(Poem #1336) Of Human Knowledge
I know my body's of so frail a kind, As force without, fevers within can kill; I know the heavenly nature of my mind, But 'tis corrupted both in wit and will. I know my Soul hath power to know all things, Yet is she blind and ignorant in all; I know I am one of Nature's little kings, Yet to the least and vilest things am thrall. I know my life's a pain and but a span, I know my Sense is mock'd with every thing: And to conclude, I know myself a MAN, Which is a proud, and yet a wretched thing.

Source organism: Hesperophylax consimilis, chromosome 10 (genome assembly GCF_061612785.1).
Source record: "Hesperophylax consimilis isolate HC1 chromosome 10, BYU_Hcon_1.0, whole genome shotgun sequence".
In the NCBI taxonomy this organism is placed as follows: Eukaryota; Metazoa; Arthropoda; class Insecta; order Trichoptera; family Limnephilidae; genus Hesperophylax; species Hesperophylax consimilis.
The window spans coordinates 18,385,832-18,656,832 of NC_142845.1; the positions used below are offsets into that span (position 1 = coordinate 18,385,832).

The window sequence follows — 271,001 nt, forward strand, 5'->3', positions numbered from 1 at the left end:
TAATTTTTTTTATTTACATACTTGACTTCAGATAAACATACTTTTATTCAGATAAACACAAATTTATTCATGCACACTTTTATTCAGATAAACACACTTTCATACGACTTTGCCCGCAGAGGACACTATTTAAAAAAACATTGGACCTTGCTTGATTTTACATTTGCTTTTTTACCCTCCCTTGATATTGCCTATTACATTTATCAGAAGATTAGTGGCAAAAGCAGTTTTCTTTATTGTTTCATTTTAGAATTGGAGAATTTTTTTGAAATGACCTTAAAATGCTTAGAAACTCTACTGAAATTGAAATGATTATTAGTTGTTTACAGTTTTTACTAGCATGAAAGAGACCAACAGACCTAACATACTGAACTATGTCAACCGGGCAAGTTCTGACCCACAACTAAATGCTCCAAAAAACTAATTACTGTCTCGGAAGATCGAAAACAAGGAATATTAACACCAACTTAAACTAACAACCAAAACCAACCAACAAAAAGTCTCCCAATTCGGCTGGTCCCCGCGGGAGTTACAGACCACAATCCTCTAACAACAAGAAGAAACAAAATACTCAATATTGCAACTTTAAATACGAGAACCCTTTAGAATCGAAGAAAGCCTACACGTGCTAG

From Nosce Teipsum ('know thyself'), published in 1599. One thing I like about the Elizabethan and metaphysical poets is the wonderfully _assured_ quality of their verse. The Sonnets are perhaps the canonical example of this: again and again Shakespeare uses the most unexpected of words, yet on closer inspection these words are revealed to be absolutely, incontrovertibly _right_ for their contexts. Even the lesser poets of those days -- Campion, Peele and yes, John Davies -- seem to have this quality in spades. I think it has a lot to do with the intellectual climate of the time. The late 15th and early 16th centuries saw a confluence of factors -- the humanistic ideals of the Renaissance, the emergence of England as a seafaring power, the maturing of the English language, the merging of Italianate and classical prosody with the folk songs and ballads of the English countryside -- which combined to spark into life a poetry that was confident and self-assured, exploring brave new themes in a language perfectly suited to its purpose. English poetry had broken free of the intellectual and thematic limitations of the Middle Ages, and had yet to be entangled in the stifling conventions of the Augustan period. A true golden age, responsible for such gems as today's poem. thomas. A biography of Sir John Davies can be found at Luminarium: http://www.luminarium.org/renlit/daviebio.htm